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Fundamentals of Statistics 3: Sampling :: The 1-Sample Z-test: You'll probably never use it
The 1-sample z-test allows us to compare a sample mean to a population mean to determine how likely it is to obtain that particular mean. To use the test we need to know the standard deviation of the population. In practice, you pretty much never know the population standard deviation. If you did, then you probably wouldn't be sampling in the first place!  Examples of when we would likely know the population standard deviation are for things like IQ scores, SAT or ACT scores (those standardized college entrance exams) and heights and weights.



We can use the 1-sample z-test on any measure that has been collected for the entire population of interest, provided that we know the standard deviation. That's why I've been using heights and IQ's for many of the examples (in case you were wondering).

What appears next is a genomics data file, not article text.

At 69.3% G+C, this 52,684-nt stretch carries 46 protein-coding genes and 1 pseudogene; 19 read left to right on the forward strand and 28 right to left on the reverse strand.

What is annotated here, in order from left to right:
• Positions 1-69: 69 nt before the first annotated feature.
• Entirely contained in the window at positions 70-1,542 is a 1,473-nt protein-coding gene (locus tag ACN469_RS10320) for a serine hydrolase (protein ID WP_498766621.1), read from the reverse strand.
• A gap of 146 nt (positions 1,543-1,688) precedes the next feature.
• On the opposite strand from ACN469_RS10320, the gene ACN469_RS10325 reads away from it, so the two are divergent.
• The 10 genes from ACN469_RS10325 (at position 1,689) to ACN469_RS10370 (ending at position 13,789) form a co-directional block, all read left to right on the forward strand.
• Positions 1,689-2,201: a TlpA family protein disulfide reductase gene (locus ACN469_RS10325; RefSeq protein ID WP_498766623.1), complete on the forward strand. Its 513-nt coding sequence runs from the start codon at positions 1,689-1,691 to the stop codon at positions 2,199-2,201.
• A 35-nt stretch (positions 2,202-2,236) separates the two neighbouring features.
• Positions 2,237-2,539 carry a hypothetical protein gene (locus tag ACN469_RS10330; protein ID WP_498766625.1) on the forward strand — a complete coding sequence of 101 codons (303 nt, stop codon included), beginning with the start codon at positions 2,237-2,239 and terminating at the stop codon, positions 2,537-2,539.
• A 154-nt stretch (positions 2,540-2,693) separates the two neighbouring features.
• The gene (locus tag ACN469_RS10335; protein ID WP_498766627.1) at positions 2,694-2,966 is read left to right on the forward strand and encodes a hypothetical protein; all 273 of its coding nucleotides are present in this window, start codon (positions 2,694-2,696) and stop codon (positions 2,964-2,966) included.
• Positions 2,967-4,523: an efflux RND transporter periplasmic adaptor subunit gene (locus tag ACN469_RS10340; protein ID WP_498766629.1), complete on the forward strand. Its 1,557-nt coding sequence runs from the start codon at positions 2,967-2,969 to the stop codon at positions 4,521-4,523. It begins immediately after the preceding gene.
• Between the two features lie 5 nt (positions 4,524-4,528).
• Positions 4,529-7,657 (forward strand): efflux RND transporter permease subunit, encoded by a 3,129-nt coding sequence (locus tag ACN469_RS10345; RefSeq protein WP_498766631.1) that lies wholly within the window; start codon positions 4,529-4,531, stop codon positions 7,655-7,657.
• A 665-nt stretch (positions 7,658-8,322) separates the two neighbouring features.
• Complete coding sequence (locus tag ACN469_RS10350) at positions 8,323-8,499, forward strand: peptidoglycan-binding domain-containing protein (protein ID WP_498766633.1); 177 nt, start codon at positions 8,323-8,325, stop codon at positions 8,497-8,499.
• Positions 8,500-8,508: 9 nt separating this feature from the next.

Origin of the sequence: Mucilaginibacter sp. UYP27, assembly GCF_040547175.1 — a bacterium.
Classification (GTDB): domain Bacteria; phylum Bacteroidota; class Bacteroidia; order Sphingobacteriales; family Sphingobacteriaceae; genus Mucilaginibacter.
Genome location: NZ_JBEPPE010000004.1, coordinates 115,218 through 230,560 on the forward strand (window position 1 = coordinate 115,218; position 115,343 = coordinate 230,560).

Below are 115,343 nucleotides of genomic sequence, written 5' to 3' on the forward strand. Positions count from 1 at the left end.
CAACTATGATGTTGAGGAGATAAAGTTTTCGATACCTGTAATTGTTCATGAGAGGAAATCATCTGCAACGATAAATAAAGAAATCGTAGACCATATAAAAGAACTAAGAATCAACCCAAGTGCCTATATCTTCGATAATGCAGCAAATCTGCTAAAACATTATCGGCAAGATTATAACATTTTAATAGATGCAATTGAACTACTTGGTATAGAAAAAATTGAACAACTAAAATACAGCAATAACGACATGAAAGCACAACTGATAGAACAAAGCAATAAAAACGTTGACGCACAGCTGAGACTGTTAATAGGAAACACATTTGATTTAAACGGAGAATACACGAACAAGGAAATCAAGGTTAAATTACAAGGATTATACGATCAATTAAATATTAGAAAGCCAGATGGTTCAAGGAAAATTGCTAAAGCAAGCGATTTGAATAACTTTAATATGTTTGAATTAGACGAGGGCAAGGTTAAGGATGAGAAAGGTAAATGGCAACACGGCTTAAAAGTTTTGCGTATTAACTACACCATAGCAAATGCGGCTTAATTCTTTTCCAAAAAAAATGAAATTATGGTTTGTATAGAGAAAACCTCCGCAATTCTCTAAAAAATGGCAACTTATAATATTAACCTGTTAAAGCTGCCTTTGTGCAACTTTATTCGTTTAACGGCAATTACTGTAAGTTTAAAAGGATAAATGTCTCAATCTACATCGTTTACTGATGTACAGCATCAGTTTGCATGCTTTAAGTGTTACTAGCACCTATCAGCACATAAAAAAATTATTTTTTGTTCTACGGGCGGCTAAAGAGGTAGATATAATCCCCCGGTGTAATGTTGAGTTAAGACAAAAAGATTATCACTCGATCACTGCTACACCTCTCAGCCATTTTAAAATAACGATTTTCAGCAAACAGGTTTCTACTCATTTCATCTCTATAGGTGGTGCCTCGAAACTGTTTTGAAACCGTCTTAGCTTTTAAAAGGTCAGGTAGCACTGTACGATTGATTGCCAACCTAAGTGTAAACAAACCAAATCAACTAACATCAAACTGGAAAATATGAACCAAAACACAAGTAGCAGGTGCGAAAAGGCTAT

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You're unlikely to use the 1-sample Z-test outside of a statistics class since you almost never know the population SD.
So what's the point in learning it if you almost never use it (you might begrudgingly ask yourself)? The reason is that in math and in statistics it is easy to get lost in all the computations. To help you understand the bigger picture, statistic teachers across the world think it is easier for new students to understand the general concept of using the normal distribution to understand probabilities of events if you don't have to get bogged down by working out the additional complexities of what you do if you don't know anything about the population.  I generally agree with this idea too and we see it a lot in science. For example, remember in middle-school science class how you were taught to think of the atom like a mini-solar system?  The analogy was helpful for us to get an idea about how the electron spins around the nucleus of an atom. In real life it turns out that this model is flawed and there is no mini-solar system (Heisenberg etc).

So when I first learned statistics I wish someone had told me that you'll probably never use the 1-sample z-test and if you find yourself using or considering it, then you're probably in the wrong place--go to the t-test instead (unless of course you're in a stats class then you'll use it quite a bit). As we'll see, you'll spend most of your time using the 1-sample t-test, which is the appropriate test when you don't know your population standard deviation.

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